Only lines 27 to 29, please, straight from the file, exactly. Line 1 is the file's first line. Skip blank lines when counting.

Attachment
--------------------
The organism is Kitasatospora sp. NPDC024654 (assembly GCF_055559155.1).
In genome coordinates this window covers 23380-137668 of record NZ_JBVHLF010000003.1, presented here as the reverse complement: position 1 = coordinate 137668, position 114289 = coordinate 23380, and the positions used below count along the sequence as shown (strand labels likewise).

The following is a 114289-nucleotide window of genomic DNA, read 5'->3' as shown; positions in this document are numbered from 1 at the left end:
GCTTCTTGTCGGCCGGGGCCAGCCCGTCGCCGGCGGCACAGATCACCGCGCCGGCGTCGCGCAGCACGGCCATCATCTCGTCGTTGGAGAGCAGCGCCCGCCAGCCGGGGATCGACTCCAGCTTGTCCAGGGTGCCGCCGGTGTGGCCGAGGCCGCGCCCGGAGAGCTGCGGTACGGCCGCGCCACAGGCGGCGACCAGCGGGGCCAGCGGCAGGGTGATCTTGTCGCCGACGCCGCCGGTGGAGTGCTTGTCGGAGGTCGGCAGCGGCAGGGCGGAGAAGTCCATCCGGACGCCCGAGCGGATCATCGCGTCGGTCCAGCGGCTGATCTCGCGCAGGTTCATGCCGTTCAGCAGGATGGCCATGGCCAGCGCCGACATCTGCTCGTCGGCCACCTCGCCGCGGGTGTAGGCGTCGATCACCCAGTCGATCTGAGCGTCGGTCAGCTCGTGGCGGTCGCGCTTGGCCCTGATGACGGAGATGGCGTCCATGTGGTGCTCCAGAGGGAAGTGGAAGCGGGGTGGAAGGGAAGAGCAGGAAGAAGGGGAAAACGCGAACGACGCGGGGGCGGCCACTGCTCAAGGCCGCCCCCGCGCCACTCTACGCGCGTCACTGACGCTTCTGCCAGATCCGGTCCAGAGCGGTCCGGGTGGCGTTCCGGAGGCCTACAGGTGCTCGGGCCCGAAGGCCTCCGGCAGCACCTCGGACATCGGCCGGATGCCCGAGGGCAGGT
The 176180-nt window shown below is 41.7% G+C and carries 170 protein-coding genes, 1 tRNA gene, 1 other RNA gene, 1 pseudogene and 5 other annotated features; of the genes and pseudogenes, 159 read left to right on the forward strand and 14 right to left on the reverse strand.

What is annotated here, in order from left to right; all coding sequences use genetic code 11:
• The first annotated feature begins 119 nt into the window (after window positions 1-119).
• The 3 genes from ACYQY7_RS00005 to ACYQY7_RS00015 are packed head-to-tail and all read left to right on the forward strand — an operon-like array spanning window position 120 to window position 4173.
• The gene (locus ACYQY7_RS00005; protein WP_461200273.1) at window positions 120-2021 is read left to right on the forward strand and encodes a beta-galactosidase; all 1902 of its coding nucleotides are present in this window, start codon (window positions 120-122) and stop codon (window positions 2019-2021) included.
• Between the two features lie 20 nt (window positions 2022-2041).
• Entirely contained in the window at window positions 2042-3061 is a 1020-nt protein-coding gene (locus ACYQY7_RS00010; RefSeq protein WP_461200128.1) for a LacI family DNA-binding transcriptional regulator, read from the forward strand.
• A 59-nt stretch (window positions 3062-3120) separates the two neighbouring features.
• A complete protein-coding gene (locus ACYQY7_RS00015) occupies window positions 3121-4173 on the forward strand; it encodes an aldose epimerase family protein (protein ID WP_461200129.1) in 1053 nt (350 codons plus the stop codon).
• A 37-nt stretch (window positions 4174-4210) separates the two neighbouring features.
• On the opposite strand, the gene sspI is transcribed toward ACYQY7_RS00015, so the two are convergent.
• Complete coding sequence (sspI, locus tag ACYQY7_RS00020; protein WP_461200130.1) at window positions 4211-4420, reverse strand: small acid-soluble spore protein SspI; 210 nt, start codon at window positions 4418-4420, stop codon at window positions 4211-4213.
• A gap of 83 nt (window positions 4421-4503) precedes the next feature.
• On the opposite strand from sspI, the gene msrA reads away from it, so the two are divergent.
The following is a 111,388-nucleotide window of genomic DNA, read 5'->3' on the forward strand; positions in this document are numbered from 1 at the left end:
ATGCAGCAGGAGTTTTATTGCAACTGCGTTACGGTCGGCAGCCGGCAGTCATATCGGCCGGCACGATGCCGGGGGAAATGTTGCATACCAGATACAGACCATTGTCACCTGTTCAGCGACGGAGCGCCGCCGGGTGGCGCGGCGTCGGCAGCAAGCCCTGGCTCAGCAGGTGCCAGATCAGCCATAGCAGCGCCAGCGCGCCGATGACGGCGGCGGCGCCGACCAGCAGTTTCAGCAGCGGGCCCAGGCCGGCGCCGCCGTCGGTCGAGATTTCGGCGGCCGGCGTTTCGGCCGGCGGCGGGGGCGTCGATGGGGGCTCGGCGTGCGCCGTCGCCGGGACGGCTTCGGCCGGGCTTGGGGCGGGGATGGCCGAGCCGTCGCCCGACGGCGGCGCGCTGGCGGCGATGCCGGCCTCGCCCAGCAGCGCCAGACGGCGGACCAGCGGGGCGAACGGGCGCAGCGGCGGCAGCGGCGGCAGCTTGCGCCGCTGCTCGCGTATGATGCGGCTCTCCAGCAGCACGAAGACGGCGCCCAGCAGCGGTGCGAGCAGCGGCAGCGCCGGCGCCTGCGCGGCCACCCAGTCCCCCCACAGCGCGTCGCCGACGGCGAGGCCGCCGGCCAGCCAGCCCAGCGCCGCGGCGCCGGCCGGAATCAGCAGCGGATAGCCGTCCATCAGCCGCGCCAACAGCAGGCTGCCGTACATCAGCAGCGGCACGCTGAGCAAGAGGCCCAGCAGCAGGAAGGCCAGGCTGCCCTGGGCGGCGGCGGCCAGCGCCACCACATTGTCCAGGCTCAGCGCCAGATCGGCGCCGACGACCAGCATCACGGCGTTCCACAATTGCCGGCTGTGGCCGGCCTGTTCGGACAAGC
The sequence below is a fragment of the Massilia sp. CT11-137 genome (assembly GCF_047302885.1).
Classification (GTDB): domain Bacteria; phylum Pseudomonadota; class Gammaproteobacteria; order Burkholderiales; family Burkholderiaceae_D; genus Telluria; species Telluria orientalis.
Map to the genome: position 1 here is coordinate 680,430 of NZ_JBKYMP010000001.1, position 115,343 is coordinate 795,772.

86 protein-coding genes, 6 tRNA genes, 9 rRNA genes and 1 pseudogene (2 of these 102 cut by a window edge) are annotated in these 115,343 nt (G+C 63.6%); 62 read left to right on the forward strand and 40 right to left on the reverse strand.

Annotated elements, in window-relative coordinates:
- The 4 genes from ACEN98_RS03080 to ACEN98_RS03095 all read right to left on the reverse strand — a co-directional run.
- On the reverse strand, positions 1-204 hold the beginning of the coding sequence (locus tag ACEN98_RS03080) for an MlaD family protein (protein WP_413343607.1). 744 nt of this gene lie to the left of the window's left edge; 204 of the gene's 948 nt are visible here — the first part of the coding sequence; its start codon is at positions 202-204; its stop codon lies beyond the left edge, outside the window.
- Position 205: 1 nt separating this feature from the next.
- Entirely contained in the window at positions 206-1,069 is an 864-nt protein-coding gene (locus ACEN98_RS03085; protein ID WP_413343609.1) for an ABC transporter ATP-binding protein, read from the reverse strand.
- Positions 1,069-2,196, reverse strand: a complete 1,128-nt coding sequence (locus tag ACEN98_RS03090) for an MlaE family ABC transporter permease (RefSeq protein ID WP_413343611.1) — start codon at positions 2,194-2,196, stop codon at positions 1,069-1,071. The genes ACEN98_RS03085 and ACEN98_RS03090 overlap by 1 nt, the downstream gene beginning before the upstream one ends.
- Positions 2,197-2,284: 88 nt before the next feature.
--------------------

- On the reverse strand, positions 1-204 hold the beginning of the coding sequence (locus tag ACEN98_RS03080) for an MlaD family protein (protein WP_413343607.1). 744 nt of this gene lie to the left of the window's left edge; 204 of the gene's 948 nt are visible here — the first part of the coding sequence; its start codon is at positions 202-204; its stop codon lies beyond the left edge, outside the window.
- Position 205: 1 nt separating this feature from the next.
- Entirely contained in the window at positions 206-1,069 is an 864-nt protein-coding gene (locus ACEN98_RS03085; protein ID WP_413343609.1) for an ABC transporter ATP-binding protein, read from the reverse strand.